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While officials in Turkey continue to investigate the origins of an explosion that killed at least 10 in a tourist area in Istanbul, the self-proclaimed Islamic State claimed responsibility on Monday for an attack at a Baghdad mall that killed at least 17 people, wounded dozens more, culminating with a two-hour gun battle with Iraqi security officials.
It was a coordinated attack on the soil on which ISIS has grown and thrived, a type that the group is willing and able to carry out.
But attacks on the West - those on the streets of Paris, on Charlie Hebdo, and the ISIS-inspired terror in San Bernadino - represent a different kind of threat from the group's destruction in the Middle East, on the land and people they claim rule over.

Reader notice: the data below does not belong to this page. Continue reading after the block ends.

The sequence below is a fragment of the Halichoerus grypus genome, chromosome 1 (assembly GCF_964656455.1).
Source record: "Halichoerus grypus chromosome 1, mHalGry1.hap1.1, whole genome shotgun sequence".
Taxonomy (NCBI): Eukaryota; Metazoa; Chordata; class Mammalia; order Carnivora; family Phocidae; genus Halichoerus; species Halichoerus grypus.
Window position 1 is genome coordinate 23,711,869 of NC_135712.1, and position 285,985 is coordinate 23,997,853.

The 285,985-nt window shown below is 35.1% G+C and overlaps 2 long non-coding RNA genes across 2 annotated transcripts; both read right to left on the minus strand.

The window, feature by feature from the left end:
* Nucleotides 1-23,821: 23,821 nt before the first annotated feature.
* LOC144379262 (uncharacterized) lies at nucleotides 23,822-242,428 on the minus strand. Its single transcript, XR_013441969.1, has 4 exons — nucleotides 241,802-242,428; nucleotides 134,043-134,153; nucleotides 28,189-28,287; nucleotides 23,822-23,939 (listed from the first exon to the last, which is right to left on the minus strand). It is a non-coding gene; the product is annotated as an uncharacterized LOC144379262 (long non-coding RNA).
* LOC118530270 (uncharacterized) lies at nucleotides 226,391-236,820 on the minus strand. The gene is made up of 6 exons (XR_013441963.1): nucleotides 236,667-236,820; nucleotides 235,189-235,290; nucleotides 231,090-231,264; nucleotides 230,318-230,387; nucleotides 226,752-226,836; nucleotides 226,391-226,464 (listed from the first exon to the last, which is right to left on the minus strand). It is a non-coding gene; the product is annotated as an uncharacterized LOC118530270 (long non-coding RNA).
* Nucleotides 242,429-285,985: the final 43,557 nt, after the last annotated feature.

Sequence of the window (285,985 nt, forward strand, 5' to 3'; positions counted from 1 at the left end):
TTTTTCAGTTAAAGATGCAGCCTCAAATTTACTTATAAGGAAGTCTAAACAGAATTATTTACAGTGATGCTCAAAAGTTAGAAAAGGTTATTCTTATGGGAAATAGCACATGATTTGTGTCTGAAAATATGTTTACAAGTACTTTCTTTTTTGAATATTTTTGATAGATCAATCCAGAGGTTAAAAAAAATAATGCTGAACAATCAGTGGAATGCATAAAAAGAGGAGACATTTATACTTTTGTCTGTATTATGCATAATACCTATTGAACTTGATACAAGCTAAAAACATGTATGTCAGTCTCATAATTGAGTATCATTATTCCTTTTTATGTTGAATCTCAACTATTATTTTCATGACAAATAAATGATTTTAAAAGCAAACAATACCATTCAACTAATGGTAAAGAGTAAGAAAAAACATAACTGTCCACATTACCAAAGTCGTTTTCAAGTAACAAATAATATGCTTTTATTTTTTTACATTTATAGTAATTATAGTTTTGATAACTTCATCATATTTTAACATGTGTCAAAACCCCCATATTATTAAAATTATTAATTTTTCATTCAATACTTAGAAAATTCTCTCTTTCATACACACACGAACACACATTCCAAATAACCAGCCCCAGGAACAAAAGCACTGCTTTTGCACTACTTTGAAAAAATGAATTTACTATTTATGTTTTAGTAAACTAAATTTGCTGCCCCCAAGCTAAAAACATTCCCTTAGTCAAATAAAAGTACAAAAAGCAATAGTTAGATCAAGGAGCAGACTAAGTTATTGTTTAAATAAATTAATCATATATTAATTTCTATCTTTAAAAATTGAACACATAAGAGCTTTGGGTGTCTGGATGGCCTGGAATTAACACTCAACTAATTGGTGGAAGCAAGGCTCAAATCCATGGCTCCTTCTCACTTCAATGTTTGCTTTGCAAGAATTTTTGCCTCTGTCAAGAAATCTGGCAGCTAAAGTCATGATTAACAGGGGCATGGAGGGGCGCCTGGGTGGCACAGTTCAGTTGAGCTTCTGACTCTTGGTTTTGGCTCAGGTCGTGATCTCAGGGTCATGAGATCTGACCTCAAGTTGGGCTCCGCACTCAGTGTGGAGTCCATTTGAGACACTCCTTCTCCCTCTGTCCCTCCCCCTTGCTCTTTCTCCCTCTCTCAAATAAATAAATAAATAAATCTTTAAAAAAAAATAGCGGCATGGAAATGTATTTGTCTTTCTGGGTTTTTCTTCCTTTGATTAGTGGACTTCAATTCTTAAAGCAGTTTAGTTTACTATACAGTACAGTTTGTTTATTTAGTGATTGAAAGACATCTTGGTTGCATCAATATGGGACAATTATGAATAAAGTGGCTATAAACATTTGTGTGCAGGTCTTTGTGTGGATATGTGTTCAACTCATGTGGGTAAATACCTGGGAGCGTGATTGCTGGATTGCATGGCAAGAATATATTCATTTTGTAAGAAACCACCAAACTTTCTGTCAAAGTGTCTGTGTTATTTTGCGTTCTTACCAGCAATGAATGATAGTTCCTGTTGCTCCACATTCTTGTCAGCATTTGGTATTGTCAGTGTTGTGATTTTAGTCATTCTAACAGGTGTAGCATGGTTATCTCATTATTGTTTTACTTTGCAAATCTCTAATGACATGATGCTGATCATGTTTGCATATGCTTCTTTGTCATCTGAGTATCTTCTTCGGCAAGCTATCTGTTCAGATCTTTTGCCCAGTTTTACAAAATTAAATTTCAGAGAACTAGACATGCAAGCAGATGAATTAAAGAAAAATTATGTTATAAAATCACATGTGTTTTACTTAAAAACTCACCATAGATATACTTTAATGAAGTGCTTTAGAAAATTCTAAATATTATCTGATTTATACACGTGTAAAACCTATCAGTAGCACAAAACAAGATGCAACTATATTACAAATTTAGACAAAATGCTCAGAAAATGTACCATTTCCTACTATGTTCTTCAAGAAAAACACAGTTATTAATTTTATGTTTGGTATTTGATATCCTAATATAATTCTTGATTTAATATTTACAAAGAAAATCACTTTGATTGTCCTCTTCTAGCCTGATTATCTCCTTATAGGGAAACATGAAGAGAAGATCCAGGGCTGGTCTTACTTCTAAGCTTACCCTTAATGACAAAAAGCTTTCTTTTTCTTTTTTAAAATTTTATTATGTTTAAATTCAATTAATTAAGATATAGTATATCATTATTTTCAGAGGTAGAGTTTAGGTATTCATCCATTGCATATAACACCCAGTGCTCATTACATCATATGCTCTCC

Jason Burke, South Asia correspondent for The Guardian, has reported across the Islamic world for almost two decades. He says the danger ISIS poses is often misunderstood. His new book, “The New Threat – The Past, Present, and Future of Islamic Militancy," is billed as a comprehensive guide to Islamic militancy.